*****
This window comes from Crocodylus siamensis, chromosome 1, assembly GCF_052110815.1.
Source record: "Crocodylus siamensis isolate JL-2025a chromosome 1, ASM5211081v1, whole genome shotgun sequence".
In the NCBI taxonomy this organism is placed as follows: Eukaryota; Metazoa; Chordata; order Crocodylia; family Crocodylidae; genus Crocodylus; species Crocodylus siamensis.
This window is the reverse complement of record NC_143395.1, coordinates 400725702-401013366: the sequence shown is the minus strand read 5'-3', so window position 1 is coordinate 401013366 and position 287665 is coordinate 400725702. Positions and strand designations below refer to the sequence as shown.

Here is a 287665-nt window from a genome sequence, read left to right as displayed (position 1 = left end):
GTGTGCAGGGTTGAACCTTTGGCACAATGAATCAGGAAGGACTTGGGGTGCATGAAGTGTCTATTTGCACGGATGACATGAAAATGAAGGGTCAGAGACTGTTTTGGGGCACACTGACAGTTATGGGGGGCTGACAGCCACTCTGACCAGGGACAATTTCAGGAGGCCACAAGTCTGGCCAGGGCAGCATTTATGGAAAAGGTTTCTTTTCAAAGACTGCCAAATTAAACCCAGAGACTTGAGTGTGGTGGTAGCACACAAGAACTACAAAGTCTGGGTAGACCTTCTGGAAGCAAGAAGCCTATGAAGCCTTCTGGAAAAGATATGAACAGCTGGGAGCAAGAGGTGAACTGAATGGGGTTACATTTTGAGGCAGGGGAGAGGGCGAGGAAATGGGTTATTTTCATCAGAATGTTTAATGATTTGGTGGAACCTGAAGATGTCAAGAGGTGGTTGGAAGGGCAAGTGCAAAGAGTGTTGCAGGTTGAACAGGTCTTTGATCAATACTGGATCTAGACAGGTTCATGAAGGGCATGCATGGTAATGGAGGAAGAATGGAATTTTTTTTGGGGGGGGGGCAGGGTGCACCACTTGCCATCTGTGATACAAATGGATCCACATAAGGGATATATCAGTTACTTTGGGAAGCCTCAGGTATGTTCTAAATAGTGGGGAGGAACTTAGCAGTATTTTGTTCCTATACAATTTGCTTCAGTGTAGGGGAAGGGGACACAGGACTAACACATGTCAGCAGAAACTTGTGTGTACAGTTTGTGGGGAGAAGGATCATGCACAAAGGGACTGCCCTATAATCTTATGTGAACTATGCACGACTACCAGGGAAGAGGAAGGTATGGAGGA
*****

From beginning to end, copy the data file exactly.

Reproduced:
This window comes from Crocodylus siamensis, chromosome 1, assembly GCF_052110815.1.
Source record: "Crocodylus siamensis isolate JL-2025a chromosome 1, ASM5211081v1, whole genome shotgun sequence".
In the NCBI taxonomy this organism is placed as follows: Eukaryota; Metazoa; Chordata; order Crocodylia; family Crocodylidae; genus Crocodylus; species Crocodylus siamensis.
This window is the reverse complement of record NC_143395.1, coordinates 400725702-401013366: the sequence shown is the minus strand read 5'-3', so window position 1 is coordinate 401013366 and position 287665 is coordinate 400725702. Positions and strand designations below refer to the sequence as shown.

Here is a 287665-nt window from a genome sequence, read left to right as displayed (position 1 = left end):
GTGTGCAGGGTTGAACCTTTGGCACAATGAATCAGGAAGGACTTGGGGTGCATGAAGTGTCTATTTGCACGGATGACATGAAAATGAAGGGTCAGAGACTGTTTTGGGGCACACTGACAGTTATGGGGGGCTGACAGCCACTCTGACCAGGGACAATTTCAGGAGGCCACAAGTCTGGCCAGGGCAGCATTTATGGAAAAGGTTTCTTTTCAAAGACTGCCAAATTAAACCCAGAGACTTGAGTGTGGTGGTAGCACACAAGAACTACAAAGTCTGGGTAGACCTTCTGGAAGCAAGAAGCCTATGAAGCCTTCTGGAAAAGATATGAACAGCTGGGAGCAAGAGGTGAACTGAATGGGGTTACATTTTGAGGCAGGGGAGAGGGCGAGGAAATGGGTTATTTTCATCAGAATGTTTAATGATTTGGTGGAACCTGAAGATGTCAAGAGGTGGTTGGAAGGGCAAGTGCAAAGAGTGTTGCAGGTTGAACAGGTCTTTGATCAATACTGGATCTAGACAGGTTCATGAAGGGCATGCATGGTAATGGAGGAAGAATGGAATTTTTTTTGGGGGGGGGGCAGGGTGCACCACTTGCCATCTGTGATACAAATGGATCCACATAAGGGATATATCAGTTACTTTGGGAAGCCTCAGGTATGTTCTAAATAGTGGGGAGGAACTTAGCAGTATTTTGTTCCTATACAATTTGCTTCAGTGTAGGGGAAGGGGACACAGGACTAACACATGTCAGCAGAAACTTGTGTGTACAGTTTGTGGGGAGAAGGATCATGCACAAAGGGACTGCCCTATAATCTTATGTGAACTATGCACGACTACCAGGGAAGAGGAAGGTATGGAGGA